According to the non-profit organisation, the ‘great changes in consumption habits and behaviours’ that resulted from the COVID-19 pandemic have not stood in the way of innovation projects that aim to improve sustainability in the food chain, efforts to improve the nutritional profile of products, or the promotion of emerging technologies.
“Vectors such as sustainability, health and the strength of emerging technologies were presented at the beginning of 2020 as key aspects to take into account for the agri-food sector and they have been protagonists during these twelve months. Although the initial shock of the COVID-19 could seem at first a brake for many trends, it has acted as an accelerator of some,” the technology centre noted.
CNTA’s top four trends for 2021
#1 – ‘Consolidation’ of plant protein
CNTA highlighted the ongoing rise in vegetable protein alternatives, with Spanish brands such as Maheso and Campofrio joining the trend with their own product launches. Distributors such as Aldi and Lidl and also trialling new plat-based propositions in Spain.
Looking ahead to 2021, CNTA predicted that plant-based would continue to be in the ascendancy, with high profile launches like McPlant by McDonald's preparing for rollout. Market and investment growth is expected to continue to rise.
#2 – Sustainable packaging
Aligned with a broader push from food industry players around sustainability, CNTA predicted that packaging will be an important area for sustainable innovation in 2021. Developments around the use of recycled plastics and new materials are expected.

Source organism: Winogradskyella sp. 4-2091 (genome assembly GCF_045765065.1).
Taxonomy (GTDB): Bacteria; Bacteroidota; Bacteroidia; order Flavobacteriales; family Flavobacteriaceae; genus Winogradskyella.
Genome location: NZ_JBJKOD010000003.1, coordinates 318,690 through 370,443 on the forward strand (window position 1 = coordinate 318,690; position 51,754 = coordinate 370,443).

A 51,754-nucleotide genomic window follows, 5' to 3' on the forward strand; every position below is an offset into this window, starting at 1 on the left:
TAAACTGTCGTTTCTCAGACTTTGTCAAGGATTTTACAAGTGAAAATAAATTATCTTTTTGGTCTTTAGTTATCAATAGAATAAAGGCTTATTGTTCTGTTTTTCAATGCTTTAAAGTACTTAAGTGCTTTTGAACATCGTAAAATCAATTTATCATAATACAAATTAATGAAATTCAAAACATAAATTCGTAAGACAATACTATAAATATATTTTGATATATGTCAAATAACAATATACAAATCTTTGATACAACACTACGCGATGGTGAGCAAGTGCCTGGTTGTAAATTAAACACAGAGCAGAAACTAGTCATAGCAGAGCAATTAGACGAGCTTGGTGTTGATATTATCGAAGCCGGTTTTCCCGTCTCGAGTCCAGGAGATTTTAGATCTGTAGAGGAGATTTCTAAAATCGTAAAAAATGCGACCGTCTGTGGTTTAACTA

The CNTA noted that such developments are also being spurred at a European level, with initiatives such as the European Union’s Farm-to-Fork strategy influencing the industry. What the organisation described as the ‘regulatory trend’ towards ‘progressive prohibition’ of single-use plastics is expected to have a big impact.
#3 – Healthy eating
2020 was a watershed year for healthy eating, as the coronavirus crisis increased consumer awareness of the link between diet and wellness, opening new doors to innovation.
As Sergio Rodríguez, a consultant at Punto de Fuga, stressed at the recent CNTA Technology Transfer Conference, 71% of Spanish families are looking for healthy food products. Looking at the consumer outlook, Rodríguez flagged the search for more natural prepared products, an increase in batch cooking, and a return to ‘basic needs’ such as security, which has been accentuated by the pandemic.
Interest in functional foods spiked and the ‘immuno-nutrition’ phenomenon gained ground in the context of COVID-19. This is proving a prosperous ground for innovation and the generation of new business opportunities, CNTA said.
#4 – Digitisation
CNTA said that the development of emerging technologies, such as artificial intelligence and machine learning, are having a profound impact across different links in the food chain.
The research institute suggested COVID-19 has also highlighted the benefit of having tech that allows the storage and interpretation of large volumes of data.
Artificial intelligence and data science represent a ‘revolution’ in the development of sustainable food, the researchers suggested.
Big data, machine learning, AI and deep learning are allowing companies to strengthen their knowledge of new ingredients, creating new foods, developing them in a more sustainable way or identifying consumer tastes.
The research organisation said that these trends all had a significant impact on innovation investment in 2020 and are expected to accelerate moving into the new year.
"The trends that have marked 2020, with their evolution throughout the year, will continue to be sources of interest for companies in the agri-food sector in the most immediate future,” concluded CNTA.